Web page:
Rules Of War, Just Another Oxymoron?
spent the past five days with Lil and Allison visiting mom in Florida. I
composed this column, edited Henry Stern’s piece and laid out the page
on my laptop, in our hotel room. I also took the opportunity to veer off
course from City politics and perhaps get into trouble with a few
observations of our war with Iraq.
like many of you, I spent the last month religiously flipping till the
wee hours of the morning from MSNBC to CNN to FOXNews, to CNBC and
wherever else I could get a fix of America’s latest war.
hard to explain why.
I’m a news junkie. Secondly, like most of you, I was fascinated with
the technology of this war. Also, the international political
ramifications really bothered me – I was not in favor of our handling
of the world community and never signed on to the military effort.
Finally, I was concerned about our troops.
was also concerned about the innocents of Iraq but not quite as much.
That should bother me. It should bother all of us. All life is precious
– should American life really be worth more?
what really tweaked my intellectual curiosity – some merely consider
me a contrarian – were the “Rules of War.”
mean, I played the game of war as a kid. I learned by example – in the
streets of Kew Gardens Hills – that in war there are no rules. Now,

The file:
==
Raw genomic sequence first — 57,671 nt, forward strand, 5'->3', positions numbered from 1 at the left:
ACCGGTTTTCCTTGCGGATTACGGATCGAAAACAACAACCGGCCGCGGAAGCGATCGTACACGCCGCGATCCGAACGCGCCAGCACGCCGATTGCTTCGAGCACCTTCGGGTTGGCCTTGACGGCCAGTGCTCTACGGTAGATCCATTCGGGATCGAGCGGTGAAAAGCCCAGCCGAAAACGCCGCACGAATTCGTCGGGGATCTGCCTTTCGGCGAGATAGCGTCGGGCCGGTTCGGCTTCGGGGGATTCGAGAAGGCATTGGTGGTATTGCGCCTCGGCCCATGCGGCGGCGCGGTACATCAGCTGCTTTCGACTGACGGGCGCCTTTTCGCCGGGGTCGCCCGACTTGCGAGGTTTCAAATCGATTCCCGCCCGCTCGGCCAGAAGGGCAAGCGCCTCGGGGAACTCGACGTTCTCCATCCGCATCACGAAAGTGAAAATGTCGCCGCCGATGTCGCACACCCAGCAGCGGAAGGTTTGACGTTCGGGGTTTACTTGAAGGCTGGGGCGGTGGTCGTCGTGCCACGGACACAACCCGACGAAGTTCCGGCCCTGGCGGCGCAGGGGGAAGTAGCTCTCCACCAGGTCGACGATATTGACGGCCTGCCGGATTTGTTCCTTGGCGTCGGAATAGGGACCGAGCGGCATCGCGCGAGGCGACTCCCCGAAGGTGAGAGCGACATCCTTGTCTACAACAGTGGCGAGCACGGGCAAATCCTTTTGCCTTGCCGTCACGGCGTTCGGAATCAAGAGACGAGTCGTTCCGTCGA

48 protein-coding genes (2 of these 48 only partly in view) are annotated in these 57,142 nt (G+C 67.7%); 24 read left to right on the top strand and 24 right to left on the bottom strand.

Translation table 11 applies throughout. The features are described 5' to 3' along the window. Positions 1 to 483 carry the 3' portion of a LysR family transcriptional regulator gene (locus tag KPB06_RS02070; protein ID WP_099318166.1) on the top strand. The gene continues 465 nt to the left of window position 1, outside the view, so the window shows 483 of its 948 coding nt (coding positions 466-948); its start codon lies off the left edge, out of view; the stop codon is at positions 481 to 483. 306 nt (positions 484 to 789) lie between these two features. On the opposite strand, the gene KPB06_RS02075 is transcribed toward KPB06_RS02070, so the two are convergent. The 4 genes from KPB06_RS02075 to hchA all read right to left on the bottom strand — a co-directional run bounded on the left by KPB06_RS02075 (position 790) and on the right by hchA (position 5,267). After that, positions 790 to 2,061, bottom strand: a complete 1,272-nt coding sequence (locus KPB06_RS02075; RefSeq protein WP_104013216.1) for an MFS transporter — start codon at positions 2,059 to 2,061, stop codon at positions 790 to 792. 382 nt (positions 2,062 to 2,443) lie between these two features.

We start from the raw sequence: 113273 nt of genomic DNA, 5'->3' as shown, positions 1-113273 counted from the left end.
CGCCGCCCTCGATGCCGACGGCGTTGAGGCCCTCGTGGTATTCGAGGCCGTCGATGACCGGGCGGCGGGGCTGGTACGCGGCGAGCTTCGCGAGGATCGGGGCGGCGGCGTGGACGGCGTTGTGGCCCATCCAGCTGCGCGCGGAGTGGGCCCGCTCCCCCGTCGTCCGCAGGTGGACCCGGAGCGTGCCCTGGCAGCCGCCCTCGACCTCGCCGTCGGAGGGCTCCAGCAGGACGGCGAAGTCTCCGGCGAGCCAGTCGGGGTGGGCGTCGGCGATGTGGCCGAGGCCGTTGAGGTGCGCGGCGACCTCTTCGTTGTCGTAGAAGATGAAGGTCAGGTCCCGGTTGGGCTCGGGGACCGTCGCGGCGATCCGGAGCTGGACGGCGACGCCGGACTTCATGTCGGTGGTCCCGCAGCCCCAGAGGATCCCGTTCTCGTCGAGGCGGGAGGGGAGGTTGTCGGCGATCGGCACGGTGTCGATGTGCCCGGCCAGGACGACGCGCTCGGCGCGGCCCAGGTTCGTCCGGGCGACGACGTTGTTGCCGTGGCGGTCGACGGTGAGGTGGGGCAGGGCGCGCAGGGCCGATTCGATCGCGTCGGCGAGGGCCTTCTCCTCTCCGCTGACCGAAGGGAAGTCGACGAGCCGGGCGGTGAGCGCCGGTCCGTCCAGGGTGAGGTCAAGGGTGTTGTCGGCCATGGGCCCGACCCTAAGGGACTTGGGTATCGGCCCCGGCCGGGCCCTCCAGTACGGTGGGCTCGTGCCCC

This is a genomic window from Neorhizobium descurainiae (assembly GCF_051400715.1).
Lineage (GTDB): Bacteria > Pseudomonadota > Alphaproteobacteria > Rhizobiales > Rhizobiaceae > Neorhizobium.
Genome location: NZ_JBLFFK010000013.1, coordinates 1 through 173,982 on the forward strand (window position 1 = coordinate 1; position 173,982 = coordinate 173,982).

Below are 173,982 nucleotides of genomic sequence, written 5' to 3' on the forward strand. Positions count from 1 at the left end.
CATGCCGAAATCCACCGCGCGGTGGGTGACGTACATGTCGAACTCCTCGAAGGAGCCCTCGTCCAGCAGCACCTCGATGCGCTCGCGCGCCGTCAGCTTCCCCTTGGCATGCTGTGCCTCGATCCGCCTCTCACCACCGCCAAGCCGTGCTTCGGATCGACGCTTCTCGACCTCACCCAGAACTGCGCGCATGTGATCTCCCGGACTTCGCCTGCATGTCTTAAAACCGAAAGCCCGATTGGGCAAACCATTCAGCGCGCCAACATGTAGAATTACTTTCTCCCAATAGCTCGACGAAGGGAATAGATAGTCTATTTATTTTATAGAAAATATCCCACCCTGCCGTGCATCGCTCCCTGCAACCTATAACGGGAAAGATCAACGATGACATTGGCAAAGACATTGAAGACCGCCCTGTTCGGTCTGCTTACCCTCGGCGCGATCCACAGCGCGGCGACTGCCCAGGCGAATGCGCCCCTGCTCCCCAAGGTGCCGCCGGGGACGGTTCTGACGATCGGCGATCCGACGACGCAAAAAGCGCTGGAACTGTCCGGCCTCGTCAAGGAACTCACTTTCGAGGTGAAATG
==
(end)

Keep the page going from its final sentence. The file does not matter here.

KGH where and when I grew up was truly civilized suburbia. But whether
it was cowboys and Indians or us against them, in war, you made up the
rules as you went along to help your side win.
ol’ white flag surrender ploy was no creation of the Iraqi army. We
did it on Melbourne Avenue and 149th Street.
Iraqi? C’mon, that was one of the first words that you learned by
watching Hopalong Cassidy or the Lone Ranger. Back then, they never told
the bad guys or the Indians that there are “Rules of Engagement.”
in today’s pop culture media, the only place you find “Rules of
Engagement” is on “Sex In The City” and they clearly don’t work
any better there.
Soprano’s rules wouldn’t meet the Pentagon’s standards. Why should
standards our children are exposed to and try to emulate seem to be
promulgated by the likes of the WWF.
Rumsfeld has spent the past month-plus criticizing Iraq for how they
fought the war. They didn’t play by international rules or convention.
gimme a break!
war, not games – and we Americans even cheat at games. Check out
athletes and drugs, illegal contributions and politicians or Wall Street
and insider trading. Check out prisons filled with convicted felons who
broke the everyday rules. Americans don’t play by the rules in life;